Friday, May 25, 2012


In a previous life, if there are such things, I'm quite certain I was a butterfly collector.

I have discovered that I pursue unusual foods for canning with the same zeal, nay, obsession, that I imagine nineteenth century entomologists expressed for their quarries.  Once I discover that it is possible to can something, to preserve it in some way, then I must procure it.  It was this way with the paw paws.  The violets and lilacs.  Foraging for a wider variety of foods.  Each time, the internet is my enabler.  I read something on a blog, describing a food I haven't yet tried, or canned, or even considered a food, and off I go.  Obsessed, really.  So is it any surprise that I've been driving around looking for black locust trees, after I found this jelly recipe?

Nope, no surprise to me.  Nor to my husband.  I think he's used to my "quirks."

Mallow peas.  Aren't they cute?
Yesterday I thought I caught a glimpse of some, with reachable blooms, near the house.  Today I walked out to it and, yes, it was a black locust tree.  It was actually four of them, in a row, with just enough blooms within reach for me to make that jelly.  I also stopped by the one and only mallow plant I'd managed to find in all my foraging and grabbed the first few mallow peas.  Those went into a beef stew tonight in an attempt to thicken it.  (We ended up adding flour to thicken it further, as a tablespoon of mallow peas just aren't enough!)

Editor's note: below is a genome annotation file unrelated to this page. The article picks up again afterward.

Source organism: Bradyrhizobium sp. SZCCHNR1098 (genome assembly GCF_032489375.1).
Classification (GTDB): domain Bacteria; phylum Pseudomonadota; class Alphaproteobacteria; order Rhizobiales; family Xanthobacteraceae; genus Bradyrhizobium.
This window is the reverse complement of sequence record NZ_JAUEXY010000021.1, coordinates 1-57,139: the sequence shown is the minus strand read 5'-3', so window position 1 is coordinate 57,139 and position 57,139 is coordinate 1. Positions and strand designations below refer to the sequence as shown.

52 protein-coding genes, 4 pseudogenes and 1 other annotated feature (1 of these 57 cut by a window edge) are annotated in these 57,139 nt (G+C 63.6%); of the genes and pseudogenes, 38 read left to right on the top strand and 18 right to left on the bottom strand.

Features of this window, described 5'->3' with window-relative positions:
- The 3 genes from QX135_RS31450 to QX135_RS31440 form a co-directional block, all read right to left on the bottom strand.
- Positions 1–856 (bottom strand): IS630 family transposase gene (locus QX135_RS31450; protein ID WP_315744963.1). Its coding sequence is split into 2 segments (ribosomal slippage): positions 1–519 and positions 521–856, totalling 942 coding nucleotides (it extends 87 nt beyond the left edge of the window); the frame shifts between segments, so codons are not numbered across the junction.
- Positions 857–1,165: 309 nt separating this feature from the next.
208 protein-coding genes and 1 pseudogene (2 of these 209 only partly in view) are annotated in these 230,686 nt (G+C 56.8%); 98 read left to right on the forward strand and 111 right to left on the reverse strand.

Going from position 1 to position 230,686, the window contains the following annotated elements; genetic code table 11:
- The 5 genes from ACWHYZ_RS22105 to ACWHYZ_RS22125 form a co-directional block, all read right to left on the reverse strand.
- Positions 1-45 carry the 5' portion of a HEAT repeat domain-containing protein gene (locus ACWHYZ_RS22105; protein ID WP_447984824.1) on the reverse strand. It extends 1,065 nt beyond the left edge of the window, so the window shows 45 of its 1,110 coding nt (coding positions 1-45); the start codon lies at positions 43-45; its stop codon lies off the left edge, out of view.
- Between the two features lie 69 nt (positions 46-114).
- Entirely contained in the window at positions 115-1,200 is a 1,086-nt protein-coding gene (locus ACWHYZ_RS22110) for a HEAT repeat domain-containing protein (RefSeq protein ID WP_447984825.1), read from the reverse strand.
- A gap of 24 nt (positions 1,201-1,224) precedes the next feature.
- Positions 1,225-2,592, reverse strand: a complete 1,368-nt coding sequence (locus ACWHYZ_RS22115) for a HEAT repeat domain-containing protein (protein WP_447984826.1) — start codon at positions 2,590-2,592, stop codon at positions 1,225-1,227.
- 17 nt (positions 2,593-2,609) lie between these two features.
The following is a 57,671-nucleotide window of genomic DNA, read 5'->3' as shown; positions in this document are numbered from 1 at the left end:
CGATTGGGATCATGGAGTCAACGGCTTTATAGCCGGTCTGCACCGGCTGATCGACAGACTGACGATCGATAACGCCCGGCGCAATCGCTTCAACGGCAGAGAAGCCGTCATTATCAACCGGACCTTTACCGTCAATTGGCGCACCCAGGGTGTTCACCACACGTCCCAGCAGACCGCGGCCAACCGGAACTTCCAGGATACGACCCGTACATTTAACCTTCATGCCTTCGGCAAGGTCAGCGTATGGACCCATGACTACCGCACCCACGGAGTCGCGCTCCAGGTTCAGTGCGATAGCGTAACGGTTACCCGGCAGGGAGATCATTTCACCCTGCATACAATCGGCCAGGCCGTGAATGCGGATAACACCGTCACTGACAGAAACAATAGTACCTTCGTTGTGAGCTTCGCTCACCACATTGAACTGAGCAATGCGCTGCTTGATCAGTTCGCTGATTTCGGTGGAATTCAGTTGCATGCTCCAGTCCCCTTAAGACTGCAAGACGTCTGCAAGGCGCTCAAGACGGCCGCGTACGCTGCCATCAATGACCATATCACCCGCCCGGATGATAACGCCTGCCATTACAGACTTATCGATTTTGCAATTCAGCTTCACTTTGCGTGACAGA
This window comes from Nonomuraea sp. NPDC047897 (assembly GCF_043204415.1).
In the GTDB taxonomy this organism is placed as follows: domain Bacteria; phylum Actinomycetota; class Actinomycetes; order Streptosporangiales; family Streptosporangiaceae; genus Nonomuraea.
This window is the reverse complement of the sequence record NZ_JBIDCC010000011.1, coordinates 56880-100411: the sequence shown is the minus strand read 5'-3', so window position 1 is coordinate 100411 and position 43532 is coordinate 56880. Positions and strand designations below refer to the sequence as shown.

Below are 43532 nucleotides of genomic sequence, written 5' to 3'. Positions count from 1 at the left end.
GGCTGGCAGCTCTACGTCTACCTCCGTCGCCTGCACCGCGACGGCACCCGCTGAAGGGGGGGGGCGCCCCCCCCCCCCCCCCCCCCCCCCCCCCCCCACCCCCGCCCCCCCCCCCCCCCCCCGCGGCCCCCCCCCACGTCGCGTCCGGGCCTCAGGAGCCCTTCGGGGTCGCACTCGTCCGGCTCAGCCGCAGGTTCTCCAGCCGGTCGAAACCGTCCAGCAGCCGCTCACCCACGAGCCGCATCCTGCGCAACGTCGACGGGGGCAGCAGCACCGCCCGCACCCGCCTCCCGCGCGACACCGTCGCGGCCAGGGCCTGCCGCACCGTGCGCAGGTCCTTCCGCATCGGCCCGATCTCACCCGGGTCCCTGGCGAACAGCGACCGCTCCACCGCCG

After steeping the locust flowers in boiling water, I drained them and used the liquid to make the jelly.  Repeating it here because then I'll have it in one place:  4 cups flowers, steeped in 3 cups boiling water for at least 8 hours, then drained.  To the liquid add 4 T. strained lemon juice, one box of powdered pectin, and boil.  Add 4 cups sugar, return to a rolling boil for 1 minute and then process in jars for 10 minutes.  I used 4 ounce jars so I can give these as gifts and it made 10 jars and a little extra.

Now that that's out of my system, I wonder what's next?

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